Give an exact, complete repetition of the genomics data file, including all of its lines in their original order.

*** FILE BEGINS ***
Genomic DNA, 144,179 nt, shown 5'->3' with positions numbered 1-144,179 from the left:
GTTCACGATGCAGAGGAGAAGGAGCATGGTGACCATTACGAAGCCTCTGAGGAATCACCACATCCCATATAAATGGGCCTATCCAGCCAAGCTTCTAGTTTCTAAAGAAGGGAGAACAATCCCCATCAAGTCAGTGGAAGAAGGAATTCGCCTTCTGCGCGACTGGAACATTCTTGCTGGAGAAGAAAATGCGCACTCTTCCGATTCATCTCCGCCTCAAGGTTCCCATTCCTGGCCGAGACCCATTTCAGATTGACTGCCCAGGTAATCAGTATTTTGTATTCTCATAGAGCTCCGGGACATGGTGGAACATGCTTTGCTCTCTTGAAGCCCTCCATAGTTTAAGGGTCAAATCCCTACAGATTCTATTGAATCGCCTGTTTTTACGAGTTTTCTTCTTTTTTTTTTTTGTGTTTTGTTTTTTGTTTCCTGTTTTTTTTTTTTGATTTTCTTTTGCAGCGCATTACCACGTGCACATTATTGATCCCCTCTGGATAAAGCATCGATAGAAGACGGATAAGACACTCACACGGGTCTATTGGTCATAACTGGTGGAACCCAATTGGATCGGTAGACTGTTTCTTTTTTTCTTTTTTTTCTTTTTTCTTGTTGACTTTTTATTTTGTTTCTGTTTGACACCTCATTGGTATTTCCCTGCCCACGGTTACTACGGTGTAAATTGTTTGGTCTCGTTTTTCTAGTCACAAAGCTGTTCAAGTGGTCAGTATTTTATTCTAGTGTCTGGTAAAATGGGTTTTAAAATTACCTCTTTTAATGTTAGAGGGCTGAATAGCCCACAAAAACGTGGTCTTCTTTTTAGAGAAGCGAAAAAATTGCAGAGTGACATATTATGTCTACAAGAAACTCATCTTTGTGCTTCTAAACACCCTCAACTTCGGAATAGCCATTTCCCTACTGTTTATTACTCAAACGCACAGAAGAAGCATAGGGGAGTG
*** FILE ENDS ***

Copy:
Genomic DNA, 144,179 nt, shown 5'->3' with positions numbered 1-144,179 from the left:
GTTCACGATGCAGAGGAGAAGGAGCATGGTGACCATTACGAAGCCTCTGAGGAATCACCACATCCCATATAAATGGGCCTATCCAGCCAAGCTTCTAGTTTCTAAAGAAGGGAGAACAATCCCCATCAAGTCAGTGGAAGAAGGAATTCGCCTTCTGCGCGACTGGAACATTCTTGCTGGAGAAGAAAATGCGCACTCTTCCGATTCATCTCCGCCTCAAGGTTCCCATTCCTGGCCGAGACCCATTTCAGATTGACTGCCCAGGTAATCAGTATTTTGTATTCTCATAGAGCTCCGGGACATGGTGGAACATGCTTTGCTCTCTTGAAGCCCTCCATAGTTTAAGGGTCAAATCCCTACAGATTCTATTGAATCGCCTGTTTTTACGAGTTTTCTTCTTTTTTTTTTTTGTGTTTTGTTTTTTGTTTCCTGTTTTTTTTTTTTGATTTTCTTTTGCAGCGCATTACCACGTGCACATTATTGATCCCCTCTGGATAAAGCATCGATAGAAGACGGATAAGACACTCACACGGGTCTATTGGTCATAACTGGTGGAACCCAATTGGATCGGTAGACTGTTTCTTTTTTTCTTTTTTTTCTTTTTTCTTGTTGACTTTTTATTTTGTTTCTGTTTGACACCTCATTGGTATTTCCCTGCCCACGGTTACTACGGTGTAAATTGTTTGGTCTCGTTTTTCTAGTCACAAAGCTGTTCAAGTGGTCAGTATTTTATTCTAGTGTCTGGTAAAATGGGTTTTAAAATTACCTCTTTTAATGTTAGAGGGCTGAATAGCCCACAAAAACGTGGTCTTCTTTTTAGAGAAGCGAAAAAATTGCAGAGTGACATATTATGTCTACAAGAAACTCATCTTTGTGCTTCTAAACACCCTCAACTTCGGAATAGCCATTTCCCTACTGTTTATTACTCAAACGCACAGAAGAAGCATAGGGGAGTG